Inazuma Eleven: Does anime play nice with football in this RPG?

An RPG with balls...

Football and role-playing games might not seem like obvious bedfellows, but we've seen curious combos on Nintendo consoles in the past - like bongos and platformers, or pinball and military strategy. Inazuma might well be the archetypal game of two halves, but its two decidedly different elements gel surprisingly well.

After an earnest opening theme it's physically impossible not to cringe at, you're placed in the boots (and gloves) of Mark Evans, goalkeeper and captain of the Raimon Junior High football team. Despite Mark's enthusiasm, the school's squad is in a bad way, down to just seven members, most of whom fail to share their leader's cheery outlook.


But this is a Japanese RPG, not a bleak Mike Leigh drama, so inevitably Mark gets the opportunity to turn things around after a chance encounter with an enigmatic, spiky-haired stranger who might just be able to play a bit. Could this moody young chap be the team's saviour? Well, with a name like Axel Blaze, it hardly takes a genius to work out the answer to that one.

If Inazuma's rags-to-riches tale puts us firmly on the genre's home turf, Level-5 deliver a crunching tackle to tradition. Sure, exploring the school and surrounding area offers a familiar blend of simple fetch quests and random encounters, but once you step over that white line it's a different story.

Before each match you organise your team as if prepping for battle, equipping them with performance-boosting items and allocating special moves. Player positions can be adjusted at kick-off, but once the ball's in play you'll need to touch the time-out button to briefly pause the action and fine tune your strategy.

Rather than controlling each player directly, you draw a path for them to take with the stylus. When you're in possession, tapping a player on the touch screen passes the ball directly, or you can tap elsewhere to punt the ball into space.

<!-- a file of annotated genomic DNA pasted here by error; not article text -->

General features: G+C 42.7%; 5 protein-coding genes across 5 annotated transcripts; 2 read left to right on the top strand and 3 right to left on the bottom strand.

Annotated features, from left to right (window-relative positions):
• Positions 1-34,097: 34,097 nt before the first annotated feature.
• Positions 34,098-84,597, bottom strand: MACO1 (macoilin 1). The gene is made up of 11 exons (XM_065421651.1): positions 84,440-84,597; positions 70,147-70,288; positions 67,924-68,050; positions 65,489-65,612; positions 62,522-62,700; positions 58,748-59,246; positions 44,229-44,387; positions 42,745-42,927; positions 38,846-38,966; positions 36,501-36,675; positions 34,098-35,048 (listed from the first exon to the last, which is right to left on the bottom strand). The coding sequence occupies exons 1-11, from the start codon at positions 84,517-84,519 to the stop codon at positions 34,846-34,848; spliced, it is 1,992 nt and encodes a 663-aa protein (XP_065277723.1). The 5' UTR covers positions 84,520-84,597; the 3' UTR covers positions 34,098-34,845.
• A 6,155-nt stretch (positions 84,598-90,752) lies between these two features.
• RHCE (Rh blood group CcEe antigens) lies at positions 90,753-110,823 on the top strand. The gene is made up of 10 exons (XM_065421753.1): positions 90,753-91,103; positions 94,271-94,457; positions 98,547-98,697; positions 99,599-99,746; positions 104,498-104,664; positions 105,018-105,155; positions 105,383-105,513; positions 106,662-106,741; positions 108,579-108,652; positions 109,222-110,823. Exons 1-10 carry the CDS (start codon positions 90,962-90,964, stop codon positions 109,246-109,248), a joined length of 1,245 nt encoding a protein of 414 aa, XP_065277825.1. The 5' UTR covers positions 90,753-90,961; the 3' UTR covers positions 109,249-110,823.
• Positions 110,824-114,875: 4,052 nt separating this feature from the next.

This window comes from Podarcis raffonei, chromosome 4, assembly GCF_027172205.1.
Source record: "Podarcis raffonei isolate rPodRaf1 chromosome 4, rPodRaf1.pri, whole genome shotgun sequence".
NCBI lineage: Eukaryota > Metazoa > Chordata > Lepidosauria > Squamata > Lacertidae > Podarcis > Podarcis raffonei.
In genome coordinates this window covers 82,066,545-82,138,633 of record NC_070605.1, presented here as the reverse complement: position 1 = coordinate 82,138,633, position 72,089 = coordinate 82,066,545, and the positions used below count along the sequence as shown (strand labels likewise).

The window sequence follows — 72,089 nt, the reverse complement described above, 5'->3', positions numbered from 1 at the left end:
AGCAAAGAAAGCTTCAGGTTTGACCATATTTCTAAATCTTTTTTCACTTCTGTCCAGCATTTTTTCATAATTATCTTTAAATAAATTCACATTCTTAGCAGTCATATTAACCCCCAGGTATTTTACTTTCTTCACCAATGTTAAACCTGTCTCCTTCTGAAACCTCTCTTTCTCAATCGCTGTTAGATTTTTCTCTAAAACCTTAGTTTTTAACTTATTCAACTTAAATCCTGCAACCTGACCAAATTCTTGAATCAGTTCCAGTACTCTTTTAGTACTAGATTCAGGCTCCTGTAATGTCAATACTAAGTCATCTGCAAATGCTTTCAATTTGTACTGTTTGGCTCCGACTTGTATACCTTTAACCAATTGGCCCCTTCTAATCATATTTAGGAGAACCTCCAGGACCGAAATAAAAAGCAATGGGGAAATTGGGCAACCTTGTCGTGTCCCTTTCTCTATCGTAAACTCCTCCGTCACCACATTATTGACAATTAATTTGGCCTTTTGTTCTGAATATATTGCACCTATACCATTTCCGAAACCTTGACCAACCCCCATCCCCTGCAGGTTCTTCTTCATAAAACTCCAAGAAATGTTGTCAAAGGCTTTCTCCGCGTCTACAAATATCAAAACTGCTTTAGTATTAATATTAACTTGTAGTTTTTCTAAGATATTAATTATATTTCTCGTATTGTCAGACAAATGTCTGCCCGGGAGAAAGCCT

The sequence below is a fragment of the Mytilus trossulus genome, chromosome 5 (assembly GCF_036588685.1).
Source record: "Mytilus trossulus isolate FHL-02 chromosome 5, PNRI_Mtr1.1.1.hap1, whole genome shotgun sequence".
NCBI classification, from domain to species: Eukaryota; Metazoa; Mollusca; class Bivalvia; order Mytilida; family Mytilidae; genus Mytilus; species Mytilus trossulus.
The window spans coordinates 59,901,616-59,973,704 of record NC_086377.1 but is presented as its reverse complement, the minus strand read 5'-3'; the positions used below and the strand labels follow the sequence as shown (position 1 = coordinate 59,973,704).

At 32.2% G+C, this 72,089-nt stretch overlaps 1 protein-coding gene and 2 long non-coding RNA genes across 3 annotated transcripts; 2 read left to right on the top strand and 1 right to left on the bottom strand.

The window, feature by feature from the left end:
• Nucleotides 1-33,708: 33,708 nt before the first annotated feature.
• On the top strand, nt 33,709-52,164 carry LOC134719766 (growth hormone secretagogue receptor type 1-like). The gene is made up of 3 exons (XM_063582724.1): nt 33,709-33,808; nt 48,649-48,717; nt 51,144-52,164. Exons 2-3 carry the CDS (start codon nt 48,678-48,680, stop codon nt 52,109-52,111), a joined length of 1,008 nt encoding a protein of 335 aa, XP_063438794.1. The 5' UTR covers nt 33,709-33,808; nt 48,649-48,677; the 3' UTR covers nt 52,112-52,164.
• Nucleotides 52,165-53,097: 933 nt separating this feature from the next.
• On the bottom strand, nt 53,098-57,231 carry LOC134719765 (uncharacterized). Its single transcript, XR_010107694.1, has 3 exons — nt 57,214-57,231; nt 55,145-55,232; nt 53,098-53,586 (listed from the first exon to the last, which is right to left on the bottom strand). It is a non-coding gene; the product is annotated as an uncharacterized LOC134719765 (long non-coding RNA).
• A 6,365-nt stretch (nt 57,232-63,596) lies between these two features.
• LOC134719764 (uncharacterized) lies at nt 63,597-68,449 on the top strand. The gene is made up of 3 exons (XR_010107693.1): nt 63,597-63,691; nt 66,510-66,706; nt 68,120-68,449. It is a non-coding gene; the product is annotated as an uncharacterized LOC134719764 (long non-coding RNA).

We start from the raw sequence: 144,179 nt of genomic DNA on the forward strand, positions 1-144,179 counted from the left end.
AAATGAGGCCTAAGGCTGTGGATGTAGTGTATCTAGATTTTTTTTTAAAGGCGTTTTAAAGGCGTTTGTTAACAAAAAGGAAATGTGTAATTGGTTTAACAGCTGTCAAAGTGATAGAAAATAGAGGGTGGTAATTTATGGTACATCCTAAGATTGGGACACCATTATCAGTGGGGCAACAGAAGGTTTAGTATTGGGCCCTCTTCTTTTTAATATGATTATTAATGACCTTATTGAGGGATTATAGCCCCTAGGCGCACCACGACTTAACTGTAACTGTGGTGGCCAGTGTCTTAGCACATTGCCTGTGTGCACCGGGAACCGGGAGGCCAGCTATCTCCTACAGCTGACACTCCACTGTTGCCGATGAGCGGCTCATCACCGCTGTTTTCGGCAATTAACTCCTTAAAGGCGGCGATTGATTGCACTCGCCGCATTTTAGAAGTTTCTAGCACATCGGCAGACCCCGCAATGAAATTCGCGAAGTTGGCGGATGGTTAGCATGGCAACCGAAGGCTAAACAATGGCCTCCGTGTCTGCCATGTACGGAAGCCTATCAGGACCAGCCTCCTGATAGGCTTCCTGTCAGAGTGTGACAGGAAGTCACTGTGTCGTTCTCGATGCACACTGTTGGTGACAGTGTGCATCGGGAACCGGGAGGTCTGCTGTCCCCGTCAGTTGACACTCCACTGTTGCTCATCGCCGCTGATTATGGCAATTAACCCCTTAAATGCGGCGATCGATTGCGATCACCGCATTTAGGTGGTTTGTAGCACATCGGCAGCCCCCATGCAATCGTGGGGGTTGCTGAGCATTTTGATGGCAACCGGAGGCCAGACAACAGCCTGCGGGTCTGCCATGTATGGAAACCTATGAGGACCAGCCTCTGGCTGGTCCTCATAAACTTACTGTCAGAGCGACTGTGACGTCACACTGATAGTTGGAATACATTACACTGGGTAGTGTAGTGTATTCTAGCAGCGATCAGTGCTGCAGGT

Get within range of the goal and the game pauses, giving you the option to choose either a normal shot or a chipped attempt, with a four-step meter to set the power. We've no idea why you'd ever pick a weaker strike unless you were trying to lob the keeper from a few yards out, but the option is there should you want it.

For some players, you'll have a third choice. Special moves are either earned or learned - they're automatically accrued as your team levels up, or they can be picked up from old footy manuals you'll find on your travels. Axel's Fire Tornado adds extra power to his shot that can take it past stubborn goalies - knocking them to the floor if they get in the way - and he can team up with fellow striker Kevin to unleash a powerful double-strike that's almost a guaranteed netbuster.


Strikers don't get all the fun. When opponents have the ball you can interrupt their run by moving a player into their path, with the option to block or slide-tackle them. A midfield battle can see you hop over or charge through an incoming challenge. And specials are used here, too - defensive colossus Jack can erect a stone wall to stop attackers, while Mark's God Hand move allows him to hang onto even the most powerful shots.

These skills come at a cost, using up a limited supply of Technique Points, but they're all apparently legal. People might moan about Sepp Blatter, but we're not convinced even the old duffers at FIFA would let a goalkeeper slice the ball in half or allow a midfielder to conjure a puddle of purple goop to pull down an attacker.

But then extravagant supernatural powers are the stock in trade of Japanese anime - which rather neatly brings us onto the thorny subject of Inazuma's release hold-up. Already available in other corners of Europe, the game remains off-limits to UK owners for the time being, as Nintendo hang on for the accompanying series to be aired on British TV. There's every chance the game might be available as you read this, or it might have another few months in Delaysville yet.

So should you happen to see this nestling among the new releases of your local gaming retailer, is it worth getting? Well, as the first of a new franchise it feels like a game that could do with a few tactical tweaks. Although fun, the footy battles can feel awkward, and the actual role-playing is fairly linear.

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